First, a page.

An Outdoor Exhibition Project by Italy’s Photology Gallery Offers a Sicilian Alternative to Manifesta

Photology AIR in the Noto Valley of Sicily. Courtesy of Photology.

The 12th edition of Manifesta, the European Biennial of Contemporary Art, is on view now in Palermo, Italy. But it’s not the only big art event taking place in Sicily this summer. Some 50 miles away in Noto, an ancient town on the region’s southeast coast, a small photography gallery called Photology has mounted an ambitious outdoor exhibition in the ruins of a 19th-century monastery.

Photology is a photography-focused gallery founded in Milan in 1992 by Davide Faccioli. The gallery has changed locations numerous times since then, operating locations in Cortina, London, Bologna, and Paris. In 2012, Faccioli decided once again to rebrand.

“We learned that, for us, sharing art in a regular, metropolitan gallery space was not enough,” he tells artnet News. “We wanted to increase this number of people we connect with by tapping into selected cultural tourist hubs in different locations—all of which are far from typical metropolitan areas.”

In 2012, Faccioli launched the first phase of his plan: a new gallery and project space in Garzon, a small village in the Punta del Este region of Uruguay. Now he’s onto the second, bigger stage.

This June, the gallery launched Photology AIR (Art In Ruins), an outdoor project on 75 acres of land in the Noto Valley of Sicily, just outside the historic Noto city center—a UNESCO World Heritage site. Visitors can walk along early 18th-century baroque buildings and the ancient remains of a medieval town before exploring Photology AIR’s offerings, which include an exhibition of outdoor sculpture, a curated “art trail,” a film festival, and an educational section for children.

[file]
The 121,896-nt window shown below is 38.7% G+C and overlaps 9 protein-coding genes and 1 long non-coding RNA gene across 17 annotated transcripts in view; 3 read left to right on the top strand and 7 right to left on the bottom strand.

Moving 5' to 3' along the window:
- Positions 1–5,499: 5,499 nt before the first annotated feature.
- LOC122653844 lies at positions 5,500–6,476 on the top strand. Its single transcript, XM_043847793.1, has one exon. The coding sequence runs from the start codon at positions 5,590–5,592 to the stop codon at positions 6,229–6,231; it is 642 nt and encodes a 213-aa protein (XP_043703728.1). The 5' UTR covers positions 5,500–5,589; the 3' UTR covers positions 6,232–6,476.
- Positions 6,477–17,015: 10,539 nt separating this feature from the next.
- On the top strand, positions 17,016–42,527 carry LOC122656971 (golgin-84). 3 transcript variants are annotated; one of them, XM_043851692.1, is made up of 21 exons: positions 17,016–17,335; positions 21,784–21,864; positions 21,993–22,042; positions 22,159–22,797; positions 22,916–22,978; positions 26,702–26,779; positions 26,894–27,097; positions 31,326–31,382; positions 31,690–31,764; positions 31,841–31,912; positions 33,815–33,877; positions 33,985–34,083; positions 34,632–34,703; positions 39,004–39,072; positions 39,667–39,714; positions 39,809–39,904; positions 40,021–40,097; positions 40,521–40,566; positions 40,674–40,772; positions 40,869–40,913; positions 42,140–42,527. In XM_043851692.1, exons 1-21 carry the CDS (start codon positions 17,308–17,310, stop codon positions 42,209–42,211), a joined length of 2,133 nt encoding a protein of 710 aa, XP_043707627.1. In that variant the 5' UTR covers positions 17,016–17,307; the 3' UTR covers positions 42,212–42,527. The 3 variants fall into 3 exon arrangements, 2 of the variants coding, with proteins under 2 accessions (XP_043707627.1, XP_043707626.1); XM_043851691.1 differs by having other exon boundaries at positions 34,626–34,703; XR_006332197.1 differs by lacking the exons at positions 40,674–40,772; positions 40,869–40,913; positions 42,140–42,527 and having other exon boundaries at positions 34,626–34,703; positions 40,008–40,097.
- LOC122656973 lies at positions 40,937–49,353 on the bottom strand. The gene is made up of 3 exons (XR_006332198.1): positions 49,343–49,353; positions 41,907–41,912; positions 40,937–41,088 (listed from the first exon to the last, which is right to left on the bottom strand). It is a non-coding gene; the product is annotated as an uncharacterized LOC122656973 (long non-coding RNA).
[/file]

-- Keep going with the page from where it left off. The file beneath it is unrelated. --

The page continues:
Installation of “Land Art in America,” (2018). Courtesy of Photology.

Faccioli began working on the concept of Photology AIR two years ago. He conceives of the project—which is loosely inspired by the British Pavilion at the 2014 Venice Biennale of Architecture—as an “art theme park,” with different “attractions.” Attendants are also available on site to guide visitors and explain each of the segments.

Installed in the walls of the ruins is an exhibition of prints by Italian photo artist Gianfranco Gorgoni. The show, titled “Land Art in America,” brings together Gorgoni’s famous photographs of land art, from his documentation of works by Robert Smithson, Walter de Maria, and Nancy Holt shot in the early ’70s—the subject of Gorgoni’s first US solo show, put on by Leo Castelli—to more recent images featuring the sculptures of Ugo Rondinone.

Installation view of “Art Trail: Osservatori,” (2018), featuring a work by Wolfgang Weileder. Courtesy of Photology.

Nearby is “Art Trail: Osservatori,” an outdoor exhibition installed along a winding path, which features sculptural work by Italian artists such as Stefano Boccalini, Angelo Candiano, and Luca Pancrazzi. Curated by art historian Gino Gianuizzi, the show explores the relationship between the two meanings of the Italian word “Osservatori”: “observers”—as in those that can see things that are not noticed by others—and “observatories.”

Finally, an ongoing documentary film festival presents a selection of film on contemporary artists, including Julian Schnabel, Luigi Ontani, and others.

It’s an ambitious effort from a small Italian gallery. Yet Faccioli and company have no intention of slowing down: They are currently working toward opening a third location, set to open in 2021.

Installation of “Land Art in America,” (2018). Courtesy of Photology.

Photology AIR is on view in Noto, Italy through September 23, 2018. 

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